The result of all that is that you may have to connect the Windows hard disk as the first drive during Windows installation in order to avoid copying the boot loader files later. That also tends to assign drive letter C to the Windows partition.

After you install Windows there are a number of things that you can do manually.

- Move the Windows boot loader (copy the boot loader files)
- Move the Windows partition
- Patch the Windows boot sector for a different drive ID
- Add menu entries in Windows to "chain" to other boot loaders

The BIOS assigns drive IDs and boot loaders use those to access drives through the BIOS. The drive booted by the BIOS will always use drive ID 0x80.

0x80 - First hard disk
0x81 - Second hard disk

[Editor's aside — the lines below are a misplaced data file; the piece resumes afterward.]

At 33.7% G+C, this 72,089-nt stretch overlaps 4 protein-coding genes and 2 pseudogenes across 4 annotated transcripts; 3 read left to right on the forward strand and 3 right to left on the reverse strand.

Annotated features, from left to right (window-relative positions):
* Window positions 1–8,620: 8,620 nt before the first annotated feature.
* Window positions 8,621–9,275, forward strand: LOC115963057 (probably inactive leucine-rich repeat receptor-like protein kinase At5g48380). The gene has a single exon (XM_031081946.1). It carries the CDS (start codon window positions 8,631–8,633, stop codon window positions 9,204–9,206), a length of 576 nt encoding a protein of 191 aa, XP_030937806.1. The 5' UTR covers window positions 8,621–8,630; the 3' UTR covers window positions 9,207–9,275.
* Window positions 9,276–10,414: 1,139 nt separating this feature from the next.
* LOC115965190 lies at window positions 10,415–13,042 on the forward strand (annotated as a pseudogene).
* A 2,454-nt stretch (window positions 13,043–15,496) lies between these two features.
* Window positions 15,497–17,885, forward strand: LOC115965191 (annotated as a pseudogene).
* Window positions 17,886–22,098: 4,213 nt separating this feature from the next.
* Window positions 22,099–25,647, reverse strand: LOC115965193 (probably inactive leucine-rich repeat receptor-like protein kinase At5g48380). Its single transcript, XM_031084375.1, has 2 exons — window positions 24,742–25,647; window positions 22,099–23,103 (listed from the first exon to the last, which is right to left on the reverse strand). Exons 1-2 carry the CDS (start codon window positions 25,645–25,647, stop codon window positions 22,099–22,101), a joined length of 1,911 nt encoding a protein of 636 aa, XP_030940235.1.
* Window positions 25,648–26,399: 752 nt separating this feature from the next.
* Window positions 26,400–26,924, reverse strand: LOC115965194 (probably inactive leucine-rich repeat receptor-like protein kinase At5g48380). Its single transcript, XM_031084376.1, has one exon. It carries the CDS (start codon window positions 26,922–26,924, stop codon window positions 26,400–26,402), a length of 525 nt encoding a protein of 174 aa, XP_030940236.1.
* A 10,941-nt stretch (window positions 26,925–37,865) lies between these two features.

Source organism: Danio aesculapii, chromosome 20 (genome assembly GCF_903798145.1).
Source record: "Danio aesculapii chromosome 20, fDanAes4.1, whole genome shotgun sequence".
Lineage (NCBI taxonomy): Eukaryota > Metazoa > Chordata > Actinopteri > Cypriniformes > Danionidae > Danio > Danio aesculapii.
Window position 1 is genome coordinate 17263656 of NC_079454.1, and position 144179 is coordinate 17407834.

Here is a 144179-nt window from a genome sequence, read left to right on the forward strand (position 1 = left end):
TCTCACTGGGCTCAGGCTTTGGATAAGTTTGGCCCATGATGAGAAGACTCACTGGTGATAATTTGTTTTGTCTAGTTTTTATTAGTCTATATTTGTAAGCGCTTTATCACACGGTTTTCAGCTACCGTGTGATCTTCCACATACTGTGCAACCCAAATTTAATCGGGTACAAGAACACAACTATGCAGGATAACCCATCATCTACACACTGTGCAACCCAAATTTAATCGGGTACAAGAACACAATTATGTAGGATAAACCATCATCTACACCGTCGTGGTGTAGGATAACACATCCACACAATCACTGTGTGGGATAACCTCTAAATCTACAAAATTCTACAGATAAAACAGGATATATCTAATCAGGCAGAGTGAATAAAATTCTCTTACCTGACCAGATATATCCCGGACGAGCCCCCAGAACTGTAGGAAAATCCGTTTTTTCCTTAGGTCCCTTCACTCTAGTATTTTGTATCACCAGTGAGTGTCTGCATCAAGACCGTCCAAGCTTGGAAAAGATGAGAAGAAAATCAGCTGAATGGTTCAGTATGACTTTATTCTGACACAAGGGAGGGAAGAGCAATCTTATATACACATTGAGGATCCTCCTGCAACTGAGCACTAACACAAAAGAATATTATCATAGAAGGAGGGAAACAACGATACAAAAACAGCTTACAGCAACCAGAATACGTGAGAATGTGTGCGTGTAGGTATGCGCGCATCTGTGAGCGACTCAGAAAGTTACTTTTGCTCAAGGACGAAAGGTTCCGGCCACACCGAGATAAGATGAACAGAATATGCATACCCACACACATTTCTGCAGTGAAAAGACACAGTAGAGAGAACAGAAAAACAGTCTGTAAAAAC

0x82 - Third hard disk
0x83 - Fourth hard disk

Again, these are hard disk drives and NOT partitions or drive letters. The mistake that some people make is to configure their boot loaders and then AFTERWARD change the default boot disk in the BIOS. That usually changes which disk has drive ID 0x80 and assigns it to the new default boot disk. It may also rearrange unrelated drive ID assignments depending on the BIOS. If you're going to change the default boot disk then you may need multiple boot configurations or multiple menu choices to handle the different drive ID assignments. I find it simpler to just leave the BIOS set to boot one particular hard disk first.

Windows is able to "chain" to other boot loaders but not as conveniently as grub or lilo. Windows can chain to a boot sector that has been copied to a file. One can use "dd" in Linux or the DSKPROBE utility in the Windows XP Support Tools to create a copy of a boot sector in a 512-byte file. That is what I usually do to boot Linux in my second hard disk partition. I install grub to the partition boot sector NOT the MBR and then I copy the partition boot sector to a file. I add that file to the Windows boot menu.